The Thomas Worthington High School Alumni Club is expanding its reach – and getting a new name.
The club is poised to launch a membership drive, starting with this year's graduates.
Per a decision made in June 2019, all new alumni are eligible to sign up with the organization, said T.K. Cellar, president of the club.
Previously, the club invited only graduates who were celebrating their 30-year anniversaries, said Cellar, a 1970 graduate and a former guidance counselor at the school.
"We just felt it was important to be more inclusive and bring more people in," he said.
Also, in a year or two, the club will add alumni from Worthington Kilbourne High School, which graduated its first class in 1992.
Because of logistical issues, the Kilbourne classes cannot be added before that time, said Niki Gnezda, secretary of the club, a 1969 graduate and former Worthington Schools teacher.
The group will be known officially as the Worthington High School Alumni Club after the new graduates are invited to join.
When Worthington Schools added Kilbourne High School in 1991, the original Worthington High School added Thomas to its name, Cellar said.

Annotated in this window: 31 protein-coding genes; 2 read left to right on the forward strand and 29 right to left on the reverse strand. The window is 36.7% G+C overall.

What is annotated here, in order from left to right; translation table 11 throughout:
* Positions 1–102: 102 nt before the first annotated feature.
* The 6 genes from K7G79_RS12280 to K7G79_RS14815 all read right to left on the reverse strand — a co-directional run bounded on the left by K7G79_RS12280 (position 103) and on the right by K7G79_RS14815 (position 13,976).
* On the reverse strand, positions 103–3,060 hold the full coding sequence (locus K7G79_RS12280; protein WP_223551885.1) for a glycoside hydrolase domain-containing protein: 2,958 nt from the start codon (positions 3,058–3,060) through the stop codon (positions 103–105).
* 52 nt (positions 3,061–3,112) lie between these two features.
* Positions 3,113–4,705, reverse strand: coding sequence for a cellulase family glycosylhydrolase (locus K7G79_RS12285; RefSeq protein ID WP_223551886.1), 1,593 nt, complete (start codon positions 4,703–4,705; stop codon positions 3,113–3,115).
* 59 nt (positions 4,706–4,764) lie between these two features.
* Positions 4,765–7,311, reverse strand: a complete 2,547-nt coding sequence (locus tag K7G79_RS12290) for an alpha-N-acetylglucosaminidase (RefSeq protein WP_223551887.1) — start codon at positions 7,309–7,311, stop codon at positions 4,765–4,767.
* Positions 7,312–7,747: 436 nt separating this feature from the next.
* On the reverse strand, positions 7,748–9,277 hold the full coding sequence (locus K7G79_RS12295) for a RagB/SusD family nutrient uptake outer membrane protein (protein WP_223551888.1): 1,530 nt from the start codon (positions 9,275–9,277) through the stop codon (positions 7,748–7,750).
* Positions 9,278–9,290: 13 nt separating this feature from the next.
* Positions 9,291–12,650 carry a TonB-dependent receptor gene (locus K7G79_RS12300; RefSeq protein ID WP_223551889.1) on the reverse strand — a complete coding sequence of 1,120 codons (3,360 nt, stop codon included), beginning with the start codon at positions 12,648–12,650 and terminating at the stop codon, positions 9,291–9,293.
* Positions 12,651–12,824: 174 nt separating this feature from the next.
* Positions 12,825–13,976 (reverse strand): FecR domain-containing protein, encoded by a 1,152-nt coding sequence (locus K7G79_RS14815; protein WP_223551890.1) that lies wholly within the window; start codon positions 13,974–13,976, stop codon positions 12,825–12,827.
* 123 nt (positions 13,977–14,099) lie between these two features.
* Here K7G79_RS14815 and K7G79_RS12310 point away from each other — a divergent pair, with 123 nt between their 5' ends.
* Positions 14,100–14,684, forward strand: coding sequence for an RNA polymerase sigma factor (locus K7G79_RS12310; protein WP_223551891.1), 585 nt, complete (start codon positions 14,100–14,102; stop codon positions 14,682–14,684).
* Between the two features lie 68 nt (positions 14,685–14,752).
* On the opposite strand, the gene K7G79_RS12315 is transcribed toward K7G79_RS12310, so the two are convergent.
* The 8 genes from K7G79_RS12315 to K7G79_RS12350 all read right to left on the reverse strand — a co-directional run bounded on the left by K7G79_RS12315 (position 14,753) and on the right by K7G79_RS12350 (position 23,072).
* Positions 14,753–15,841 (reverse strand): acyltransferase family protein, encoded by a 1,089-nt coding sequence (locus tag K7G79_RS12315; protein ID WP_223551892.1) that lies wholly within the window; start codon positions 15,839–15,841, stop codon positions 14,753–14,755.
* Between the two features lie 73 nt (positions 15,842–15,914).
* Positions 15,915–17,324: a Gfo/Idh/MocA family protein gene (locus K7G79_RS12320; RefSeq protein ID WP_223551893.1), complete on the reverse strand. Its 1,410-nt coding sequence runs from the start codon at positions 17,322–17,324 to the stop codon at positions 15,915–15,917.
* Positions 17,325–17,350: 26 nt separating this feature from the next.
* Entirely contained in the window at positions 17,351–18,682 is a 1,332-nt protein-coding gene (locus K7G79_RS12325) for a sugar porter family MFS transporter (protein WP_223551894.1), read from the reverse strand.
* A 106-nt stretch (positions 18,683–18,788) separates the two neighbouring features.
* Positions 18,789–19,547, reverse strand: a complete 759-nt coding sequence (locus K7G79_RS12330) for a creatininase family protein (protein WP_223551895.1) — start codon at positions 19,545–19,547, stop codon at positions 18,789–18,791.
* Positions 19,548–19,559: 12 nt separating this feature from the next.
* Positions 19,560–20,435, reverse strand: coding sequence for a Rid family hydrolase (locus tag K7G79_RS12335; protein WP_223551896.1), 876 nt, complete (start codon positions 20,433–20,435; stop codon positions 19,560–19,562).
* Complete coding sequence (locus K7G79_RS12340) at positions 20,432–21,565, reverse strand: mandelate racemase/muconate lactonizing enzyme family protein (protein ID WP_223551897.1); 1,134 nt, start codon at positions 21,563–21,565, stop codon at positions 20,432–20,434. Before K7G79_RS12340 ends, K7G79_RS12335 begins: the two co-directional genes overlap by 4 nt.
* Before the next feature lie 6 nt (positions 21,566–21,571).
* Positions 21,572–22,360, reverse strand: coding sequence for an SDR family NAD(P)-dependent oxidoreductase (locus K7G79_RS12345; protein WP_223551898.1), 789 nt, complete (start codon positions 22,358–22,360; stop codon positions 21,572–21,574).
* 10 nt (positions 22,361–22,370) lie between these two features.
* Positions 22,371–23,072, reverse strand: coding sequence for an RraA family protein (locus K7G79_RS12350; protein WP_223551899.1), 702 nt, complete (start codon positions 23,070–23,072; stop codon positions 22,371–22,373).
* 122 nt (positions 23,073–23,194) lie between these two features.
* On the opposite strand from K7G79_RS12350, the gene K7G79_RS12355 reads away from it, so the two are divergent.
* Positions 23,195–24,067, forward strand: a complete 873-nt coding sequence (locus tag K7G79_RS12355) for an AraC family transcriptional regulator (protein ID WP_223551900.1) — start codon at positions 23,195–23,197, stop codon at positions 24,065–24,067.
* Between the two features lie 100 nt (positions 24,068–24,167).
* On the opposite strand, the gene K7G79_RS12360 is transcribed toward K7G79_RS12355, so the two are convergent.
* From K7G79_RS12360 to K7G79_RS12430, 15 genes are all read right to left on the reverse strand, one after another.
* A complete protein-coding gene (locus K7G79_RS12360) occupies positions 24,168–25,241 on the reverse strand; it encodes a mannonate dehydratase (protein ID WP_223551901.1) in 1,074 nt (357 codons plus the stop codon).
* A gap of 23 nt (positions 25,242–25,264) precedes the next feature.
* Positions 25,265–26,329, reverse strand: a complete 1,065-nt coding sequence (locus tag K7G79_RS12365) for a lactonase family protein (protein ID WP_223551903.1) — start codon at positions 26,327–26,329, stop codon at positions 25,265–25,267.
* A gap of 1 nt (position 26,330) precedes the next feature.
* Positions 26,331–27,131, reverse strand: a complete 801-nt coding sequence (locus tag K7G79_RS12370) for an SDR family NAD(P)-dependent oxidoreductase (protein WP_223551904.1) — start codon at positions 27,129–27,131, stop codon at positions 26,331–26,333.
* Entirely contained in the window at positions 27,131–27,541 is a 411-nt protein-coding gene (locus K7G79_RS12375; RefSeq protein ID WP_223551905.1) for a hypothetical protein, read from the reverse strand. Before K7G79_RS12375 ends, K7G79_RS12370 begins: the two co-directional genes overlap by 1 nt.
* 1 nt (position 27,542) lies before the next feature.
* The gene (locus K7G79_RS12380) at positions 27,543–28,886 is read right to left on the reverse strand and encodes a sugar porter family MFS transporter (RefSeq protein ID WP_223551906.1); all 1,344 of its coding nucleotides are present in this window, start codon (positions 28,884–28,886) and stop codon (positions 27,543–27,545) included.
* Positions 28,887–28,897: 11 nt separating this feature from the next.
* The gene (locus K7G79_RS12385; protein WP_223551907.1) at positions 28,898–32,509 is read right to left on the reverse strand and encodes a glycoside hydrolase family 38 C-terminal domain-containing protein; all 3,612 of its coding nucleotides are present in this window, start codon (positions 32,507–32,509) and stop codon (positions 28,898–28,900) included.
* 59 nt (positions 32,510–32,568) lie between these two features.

Yet only the current alumni group, run on a shoestring budget by volunteers, has taken on the task of rounding up alumni for the annual Memorial Day parade, homecoming football game and annual dinner in June, which is its only source of income, he said.
"We are the only alumni association in the school district, independent and volunteer-run," said John Snouffer, past president of the organization, a 1970 graduate and Gnezda's husband.
"There's not an alumni association for Kilbourne High School at all," Gnezda said.
In the future, all classes will be invited to mingle and participate in alumni activities, as long as they sign up and provide contact information at worthingtonhighschoolalumniclub.com, Snouffer said.
The alumni club has 5,000 members, who do not pay dues, he said.
The next objective is getting people to join, Cellar said.
Cellar said the hope is to bring in a representative from each class to track the whereabouts of fellow alumni.
Snouffer said the annual dinner has lost some patrons over the years, once being attended by 350 alumni with spouses but now numbering about 275 in attendance.
Gnezda said she looks forward to bridging the generation gap with other alumni.
"I have really enjoyed meeting people of different high school experiences and age groups," she said. "And our 50-year class at the (annual) dinner does a presentation to show what school was like in their era."